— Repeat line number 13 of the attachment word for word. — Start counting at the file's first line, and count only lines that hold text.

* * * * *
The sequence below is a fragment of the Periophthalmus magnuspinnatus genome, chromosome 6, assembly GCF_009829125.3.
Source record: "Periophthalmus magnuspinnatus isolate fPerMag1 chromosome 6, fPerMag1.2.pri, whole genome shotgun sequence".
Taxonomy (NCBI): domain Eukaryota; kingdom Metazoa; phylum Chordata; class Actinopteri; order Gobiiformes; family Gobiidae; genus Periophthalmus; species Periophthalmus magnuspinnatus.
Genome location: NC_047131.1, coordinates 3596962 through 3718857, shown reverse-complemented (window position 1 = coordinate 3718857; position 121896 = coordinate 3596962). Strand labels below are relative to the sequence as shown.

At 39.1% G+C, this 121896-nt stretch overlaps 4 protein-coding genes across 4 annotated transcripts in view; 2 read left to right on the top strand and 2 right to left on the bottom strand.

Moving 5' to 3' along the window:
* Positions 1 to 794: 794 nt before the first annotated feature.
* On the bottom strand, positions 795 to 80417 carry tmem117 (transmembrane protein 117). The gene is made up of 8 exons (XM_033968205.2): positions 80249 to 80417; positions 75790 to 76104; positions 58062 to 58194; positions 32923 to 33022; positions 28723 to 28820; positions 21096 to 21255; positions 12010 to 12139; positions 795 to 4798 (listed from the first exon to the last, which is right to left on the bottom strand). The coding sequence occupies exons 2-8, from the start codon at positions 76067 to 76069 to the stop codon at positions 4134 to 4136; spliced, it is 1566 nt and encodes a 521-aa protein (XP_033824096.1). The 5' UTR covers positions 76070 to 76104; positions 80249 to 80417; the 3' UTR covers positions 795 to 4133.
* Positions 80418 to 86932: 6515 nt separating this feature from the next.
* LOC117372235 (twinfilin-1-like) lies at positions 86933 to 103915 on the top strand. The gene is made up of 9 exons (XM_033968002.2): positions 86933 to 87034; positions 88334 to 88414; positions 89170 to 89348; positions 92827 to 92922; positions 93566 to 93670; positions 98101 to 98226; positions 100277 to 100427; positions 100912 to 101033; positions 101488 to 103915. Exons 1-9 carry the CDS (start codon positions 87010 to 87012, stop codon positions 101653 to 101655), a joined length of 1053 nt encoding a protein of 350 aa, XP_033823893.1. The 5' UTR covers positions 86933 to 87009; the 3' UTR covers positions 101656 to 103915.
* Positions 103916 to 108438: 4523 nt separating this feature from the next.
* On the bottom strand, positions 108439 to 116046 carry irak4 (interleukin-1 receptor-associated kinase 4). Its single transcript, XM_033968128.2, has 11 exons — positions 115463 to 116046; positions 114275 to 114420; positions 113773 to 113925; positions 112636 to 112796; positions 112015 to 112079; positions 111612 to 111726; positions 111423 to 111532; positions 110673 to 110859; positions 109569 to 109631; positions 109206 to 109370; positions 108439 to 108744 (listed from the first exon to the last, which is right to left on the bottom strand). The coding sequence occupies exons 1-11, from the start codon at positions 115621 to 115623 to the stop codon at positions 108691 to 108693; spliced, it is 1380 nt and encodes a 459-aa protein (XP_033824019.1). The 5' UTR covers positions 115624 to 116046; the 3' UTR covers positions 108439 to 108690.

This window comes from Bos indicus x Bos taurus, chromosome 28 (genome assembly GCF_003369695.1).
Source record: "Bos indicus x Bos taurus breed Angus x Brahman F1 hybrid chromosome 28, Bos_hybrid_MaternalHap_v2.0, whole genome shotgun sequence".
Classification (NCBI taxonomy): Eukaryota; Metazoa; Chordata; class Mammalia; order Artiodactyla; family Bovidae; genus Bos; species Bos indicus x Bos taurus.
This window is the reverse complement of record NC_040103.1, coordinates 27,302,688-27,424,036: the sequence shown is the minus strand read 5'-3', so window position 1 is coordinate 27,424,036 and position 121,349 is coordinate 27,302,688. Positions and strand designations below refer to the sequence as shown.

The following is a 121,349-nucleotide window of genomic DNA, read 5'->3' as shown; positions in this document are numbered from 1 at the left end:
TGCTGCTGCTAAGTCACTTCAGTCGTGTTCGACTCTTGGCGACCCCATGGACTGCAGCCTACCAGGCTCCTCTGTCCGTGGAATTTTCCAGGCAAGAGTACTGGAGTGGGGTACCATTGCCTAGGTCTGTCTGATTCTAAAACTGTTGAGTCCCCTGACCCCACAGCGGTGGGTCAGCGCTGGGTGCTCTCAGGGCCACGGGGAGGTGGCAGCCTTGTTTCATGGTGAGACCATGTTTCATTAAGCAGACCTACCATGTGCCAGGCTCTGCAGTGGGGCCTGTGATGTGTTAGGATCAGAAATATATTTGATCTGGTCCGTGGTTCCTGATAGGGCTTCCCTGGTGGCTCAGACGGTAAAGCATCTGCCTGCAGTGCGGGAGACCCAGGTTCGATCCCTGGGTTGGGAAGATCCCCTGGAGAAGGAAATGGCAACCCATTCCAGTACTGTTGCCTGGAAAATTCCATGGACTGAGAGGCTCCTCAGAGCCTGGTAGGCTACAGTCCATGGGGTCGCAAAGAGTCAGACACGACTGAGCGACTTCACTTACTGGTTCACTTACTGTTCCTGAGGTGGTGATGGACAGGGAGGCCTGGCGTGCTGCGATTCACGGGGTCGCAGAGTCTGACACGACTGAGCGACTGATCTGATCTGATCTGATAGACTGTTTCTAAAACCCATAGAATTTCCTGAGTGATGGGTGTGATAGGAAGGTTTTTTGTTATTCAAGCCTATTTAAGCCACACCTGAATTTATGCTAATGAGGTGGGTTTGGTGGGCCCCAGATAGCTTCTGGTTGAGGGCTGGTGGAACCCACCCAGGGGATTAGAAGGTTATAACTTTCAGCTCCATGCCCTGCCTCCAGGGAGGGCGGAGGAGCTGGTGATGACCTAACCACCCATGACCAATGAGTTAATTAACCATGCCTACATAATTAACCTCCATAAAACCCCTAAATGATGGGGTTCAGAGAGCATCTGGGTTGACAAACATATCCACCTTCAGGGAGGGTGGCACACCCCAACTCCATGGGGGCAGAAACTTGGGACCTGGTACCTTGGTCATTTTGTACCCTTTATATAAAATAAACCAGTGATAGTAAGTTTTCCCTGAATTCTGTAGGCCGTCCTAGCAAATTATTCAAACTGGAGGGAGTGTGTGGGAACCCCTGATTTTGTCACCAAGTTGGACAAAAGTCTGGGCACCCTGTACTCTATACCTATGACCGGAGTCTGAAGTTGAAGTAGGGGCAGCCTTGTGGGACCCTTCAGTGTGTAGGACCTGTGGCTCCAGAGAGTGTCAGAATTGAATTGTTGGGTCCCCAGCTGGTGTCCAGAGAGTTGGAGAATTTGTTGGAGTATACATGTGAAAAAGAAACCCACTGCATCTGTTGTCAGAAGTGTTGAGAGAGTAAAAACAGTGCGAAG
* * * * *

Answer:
This window comes from Bos indicus x Bos taurus, chromosome 28 (genome assembly GCF_003369695.1).